“Keep an Open Mind”: This slogan is a great reminder to be open to ideas from sources that you might not have imagined could be helpful. Take advantage of all opportunities.
“Live and Let Live”: The “Live” part of this slogan is a great reminder to take care of your own physical, emotional and spiritual needs. The “Let live” part of this slogan is a great reminder that we need to allow others the dignity of making their own decisions and experience the consequences of their decisions and choices. Minding your own business allows you from feeling responsible for changing another person.
If these slogans resonate with you, consider hanging this poem written by an unknow author somewhere you will read it often. It is a simple way of putting all of the slogans in one location.
How can you cope with COVID-19?
Coping with anxious feelings and staying ground during this scary and unknown time of the COVID-19 pandemic ultimately boils down to control and personal mindset. What can you control in the present moment? How can you have a positive mindset?
Educate yourself. Find the facts beyond the headlines. Actively look for information that balances out the negative headlines.
Figure out things you personally have control over. Think about time management strategies. Reduce commitments, create plans for upcoming actions, focus on one task at a time, use planners and calendars, and break down projects. Wash your hands, stay home, follow the CDC guidelines, figure out what you can do to plan for quarantine such as working from home. Determine what items will you need to be successful for working at home and create some contingency plans. Read more strategies in the blog post, Do You Thrive in Chaos?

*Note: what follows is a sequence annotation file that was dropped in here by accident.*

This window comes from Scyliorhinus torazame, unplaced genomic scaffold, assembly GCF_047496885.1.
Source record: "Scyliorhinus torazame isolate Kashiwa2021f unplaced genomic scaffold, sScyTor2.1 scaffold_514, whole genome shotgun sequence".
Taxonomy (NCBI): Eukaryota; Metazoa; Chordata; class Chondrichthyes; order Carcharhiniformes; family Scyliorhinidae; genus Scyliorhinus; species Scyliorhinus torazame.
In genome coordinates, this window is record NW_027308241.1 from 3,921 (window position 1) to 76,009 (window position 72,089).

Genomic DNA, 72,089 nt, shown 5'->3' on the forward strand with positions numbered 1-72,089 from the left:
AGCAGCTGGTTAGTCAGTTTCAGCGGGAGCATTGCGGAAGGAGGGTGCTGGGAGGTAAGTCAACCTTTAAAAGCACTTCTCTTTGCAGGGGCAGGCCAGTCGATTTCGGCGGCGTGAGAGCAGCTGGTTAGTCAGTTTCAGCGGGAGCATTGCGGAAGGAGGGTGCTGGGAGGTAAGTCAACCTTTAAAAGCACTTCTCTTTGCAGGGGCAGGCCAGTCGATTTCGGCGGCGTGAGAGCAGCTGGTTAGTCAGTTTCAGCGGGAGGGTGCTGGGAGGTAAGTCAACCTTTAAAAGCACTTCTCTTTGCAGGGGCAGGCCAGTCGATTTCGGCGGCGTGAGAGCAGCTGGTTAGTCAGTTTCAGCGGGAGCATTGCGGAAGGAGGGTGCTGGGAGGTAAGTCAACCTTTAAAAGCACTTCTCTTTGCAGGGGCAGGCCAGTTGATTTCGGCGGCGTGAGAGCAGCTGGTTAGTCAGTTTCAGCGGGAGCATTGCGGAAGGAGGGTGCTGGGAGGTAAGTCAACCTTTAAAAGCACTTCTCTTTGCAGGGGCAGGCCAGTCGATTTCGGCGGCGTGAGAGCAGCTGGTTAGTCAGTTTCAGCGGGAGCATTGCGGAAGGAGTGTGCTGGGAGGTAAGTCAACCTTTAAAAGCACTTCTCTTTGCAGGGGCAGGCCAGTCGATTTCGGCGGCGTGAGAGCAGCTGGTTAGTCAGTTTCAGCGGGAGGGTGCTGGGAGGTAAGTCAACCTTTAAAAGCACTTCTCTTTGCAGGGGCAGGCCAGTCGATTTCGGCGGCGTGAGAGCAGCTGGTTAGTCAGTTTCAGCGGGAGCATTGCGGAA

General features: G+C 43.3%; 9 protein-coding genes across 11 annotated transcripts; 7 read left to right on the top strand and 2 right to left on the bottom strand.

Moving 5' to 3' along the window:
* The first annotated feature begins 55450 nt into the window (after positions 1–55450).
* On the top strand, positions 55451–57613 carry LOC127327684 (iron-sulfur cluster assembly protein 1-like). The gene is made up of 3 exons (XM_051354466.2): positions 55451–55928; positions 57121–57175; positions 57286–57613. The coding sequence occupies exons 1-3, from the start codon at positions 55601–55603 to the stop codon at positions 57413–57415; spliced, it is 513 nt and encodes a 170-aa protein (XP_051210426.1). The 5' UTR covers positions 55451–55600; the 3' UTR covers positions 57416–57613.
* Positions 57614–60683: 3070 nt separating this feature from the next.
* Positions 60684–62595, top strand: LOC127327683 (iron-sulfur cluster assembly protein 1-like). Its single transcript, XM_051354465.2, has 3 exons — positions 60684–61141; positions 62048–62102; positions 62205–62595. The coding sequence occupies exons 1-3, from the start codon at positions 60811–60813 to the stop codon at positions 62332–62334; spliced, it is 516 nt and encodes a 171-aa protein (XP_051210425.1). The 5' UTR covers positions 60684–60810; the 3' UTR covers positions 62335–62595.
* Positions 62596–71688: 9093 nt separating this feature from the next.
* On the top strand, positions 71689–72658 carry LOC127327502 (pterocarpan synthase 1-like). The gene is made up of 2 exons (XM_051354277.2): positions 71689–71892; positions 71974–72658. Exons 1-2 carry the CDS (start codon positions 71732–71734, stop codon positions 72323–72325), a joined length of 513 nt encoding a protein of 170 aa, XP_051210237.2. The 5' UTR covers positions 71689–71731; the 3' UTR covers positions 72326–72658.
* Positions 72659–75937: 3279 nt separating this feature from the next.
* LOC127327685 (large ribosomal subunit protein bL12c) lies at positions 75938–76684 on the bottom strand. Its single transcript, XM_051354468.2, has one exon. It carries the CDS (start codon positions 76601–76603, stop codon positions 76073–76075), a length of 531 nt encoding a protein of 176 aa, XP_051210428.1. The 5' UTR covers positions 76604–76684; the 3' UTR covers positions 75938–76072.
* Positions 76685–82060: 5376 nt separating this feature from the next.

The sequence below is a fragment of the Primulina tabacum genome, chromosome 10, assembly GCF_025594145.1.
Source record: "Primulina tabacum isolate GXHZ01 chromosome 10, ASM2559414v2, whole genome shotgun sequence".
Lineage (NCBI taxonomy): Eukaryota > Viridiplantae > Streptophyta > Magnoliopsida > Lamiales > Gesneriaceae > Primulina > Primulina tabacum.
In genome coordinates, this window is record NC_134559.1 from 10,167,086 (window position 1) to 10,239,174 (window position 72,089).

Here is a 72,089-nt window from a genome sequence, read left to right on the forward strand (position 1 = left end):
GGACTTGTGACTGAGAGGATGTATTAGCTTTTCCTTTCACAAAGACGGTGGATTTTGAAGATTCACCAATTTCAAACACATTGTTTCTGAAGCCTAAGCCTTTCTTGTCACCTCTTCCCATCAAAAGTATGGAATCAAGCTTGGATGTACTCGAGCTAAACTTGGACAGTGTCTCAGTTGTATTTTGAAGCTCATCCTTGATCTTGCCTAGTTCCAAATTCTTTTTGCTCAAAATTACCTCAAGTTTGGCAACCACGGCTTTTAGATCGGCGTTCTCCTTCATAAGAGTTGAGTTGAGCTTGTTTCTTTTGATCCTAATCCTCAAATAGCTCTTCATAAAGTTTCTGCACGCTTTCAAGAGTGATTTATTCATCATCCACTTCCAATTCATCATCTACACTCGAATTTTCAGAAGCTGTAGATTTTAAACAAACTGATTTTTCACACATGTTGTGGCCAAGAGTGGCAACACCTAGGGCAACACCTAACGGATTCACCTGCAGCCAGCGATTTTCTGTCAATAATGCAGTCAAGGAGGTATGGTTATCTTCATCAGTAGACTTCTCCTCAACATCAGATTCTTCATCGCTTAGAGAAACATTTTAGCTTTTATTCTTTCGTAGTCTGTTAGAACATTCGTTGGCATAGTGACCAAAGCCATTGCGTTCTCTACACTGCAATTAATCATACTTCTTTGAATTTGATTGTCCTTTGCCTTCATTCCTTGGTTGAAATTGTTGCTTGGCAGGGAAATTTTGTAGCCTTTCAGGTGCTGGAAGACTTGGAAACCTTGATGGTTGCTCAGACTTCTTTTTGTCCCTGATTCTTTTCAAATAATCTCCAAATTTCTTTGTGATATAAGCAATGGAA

Clear your headspace by taking walks, getting exercise, spending time outside, practicing meditation or other mindfulness activities. Read more strategies in the blog post, Coping With Stress, Are You Resilient?
Keep yourself healthy by getting enough sleep, exercise, and eat well. Read more about sharpening the saw and balancing the four human dimensions in the blog post, Maintaining Constant Energy, Is It Possible?
Avoid melodramatic language and use language that implies that you trust yourself to meet challenges as they arise. A negative mind will never give you a positive life. There will always be what if scenarios. Read more about positive mindset in the blog posts, Prescription for a Peaceful Mind and You are Less Defeated Than you Think You Are.
Avoid fear-mongers. Just as you try to minimize exposure to viruses, you also need to minimize exposure to people who fuel stress.Take a break from the toxic and avoid over watching the news if it stirs up fear. Read more strategies about taking control of your own emotions in the blog post, Don’t Fret or Fume, Create Your Own Happiness.
There is nothing like staying home for real comfort. Jane Austen